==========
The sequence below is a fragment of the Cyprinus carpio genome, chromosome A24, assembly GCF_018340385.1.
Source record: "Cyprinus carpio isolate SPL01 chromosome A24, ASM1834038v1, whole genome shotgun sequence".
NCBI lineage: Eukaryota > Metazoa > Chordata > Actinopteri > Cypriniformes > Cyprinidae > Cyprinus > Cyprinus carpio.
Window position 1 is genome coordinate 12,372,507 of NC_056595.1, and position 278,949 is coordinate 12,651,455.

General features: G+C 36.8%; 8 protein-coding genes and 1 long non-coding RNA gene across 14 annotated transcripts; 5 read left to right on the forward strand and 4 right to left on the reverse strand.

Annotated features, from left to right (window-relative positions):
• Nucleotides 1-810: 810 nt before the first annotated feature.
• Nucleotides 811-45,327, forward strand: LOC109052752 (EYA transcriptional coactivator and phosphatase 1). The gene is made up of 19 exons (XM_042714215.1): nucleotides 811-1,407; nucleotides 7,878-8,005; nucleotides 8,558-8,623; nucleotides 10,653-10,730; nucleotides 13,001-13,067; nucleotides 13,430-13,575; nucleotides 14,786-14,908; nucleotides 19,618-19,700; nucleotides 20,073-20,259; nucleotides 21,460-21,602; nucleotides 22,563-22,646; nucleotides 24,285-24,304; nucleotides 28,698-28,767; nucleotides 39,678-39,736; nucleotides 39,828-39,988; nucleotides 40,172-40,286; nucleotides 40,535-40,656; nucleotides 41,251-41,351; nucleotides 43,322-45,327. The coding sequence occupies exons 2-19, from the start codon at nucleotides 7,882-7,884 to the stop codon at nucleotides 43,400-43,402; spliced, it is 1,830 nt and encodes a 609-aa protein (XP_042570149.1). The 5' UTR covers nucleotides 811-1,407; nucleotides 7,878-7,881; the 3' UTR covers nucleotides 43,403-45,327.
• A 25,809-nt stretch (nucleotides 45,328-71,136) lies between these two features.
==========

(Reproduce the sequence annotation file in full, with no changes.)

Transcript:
The sequence below is a fragment of the Cyprinus carpio genome, chromosome A24, assembly GCF_018340385.1.
Source record: "Cyprinus carpio isolate SPL01 chromosome A24, ASM1834038v1, whole genome shotgun sequence".
NCBI lineage: Eukaryota > Metazoa > Chordata > Actinopteri > Cypriniformes > Cyprinidae > Cyprinus > Cyprinus carpio.
Window position 1 is genome coordinate 12,372,507 of NC_056595.1, and position 278,949 is coordinate 12,651,455.

General features: G+C 36.8%; 8 protein-coding genes and 1 long non-coding RNA gene across 14 annotated transcripts; 5 read left to right on the forward strand and 4 right to left on the reverse strand.

Annotated features, from left to right (window-relative positions):
• Nucleotides 1-810: 810 nt before the first annotated feature.
• Nucleotides 811-45,327, forward strand: LOC109052752 (EYA transcriptional coactivator and phosphatase 1). The gene is made up of 19 exons (XM_042714215.1): nucleotides 811-1,407; nucleotides 7,878-8,005; nucleotides 8,558-8,623; nucleotides 10,653-10,730; nucleotides 13,001-13,067; nucleotides 13,430-13,575; nucleotides 14,786-14,908; nucleotides 19,618-19,700; nucleotides 20,073-20,259; nucleotides 21,460-21,602; nucleotides 22,563-22,646; nucleotides 24,285-24,304; nucleotides 28,698-28,767; nucleotides 39,678-39,736; nucleotides 39,828-39,988; nucleotides 40,172-40,286; nucleotides 40,535-40,656; nucleotides 41,251-41,351; nucleotides 43,322-45,327. The coding sequence occupies exons 2-19, from the start codon at nucleotides 7,882-7,884 to the stop codon at nucleotides 43,400-43,402; spliced, it is 1,830 nt and encodes a 609-aa protein (XP_042570149.1). The 5' UTR covers nucleotides 811-1,407; nucleotides 7,878-7,881; the 3' UTR covers nucleotides 43,403-45,327.
• A 25,809-nt stretch (nucleotides 45,328-71,136) lies between these two features.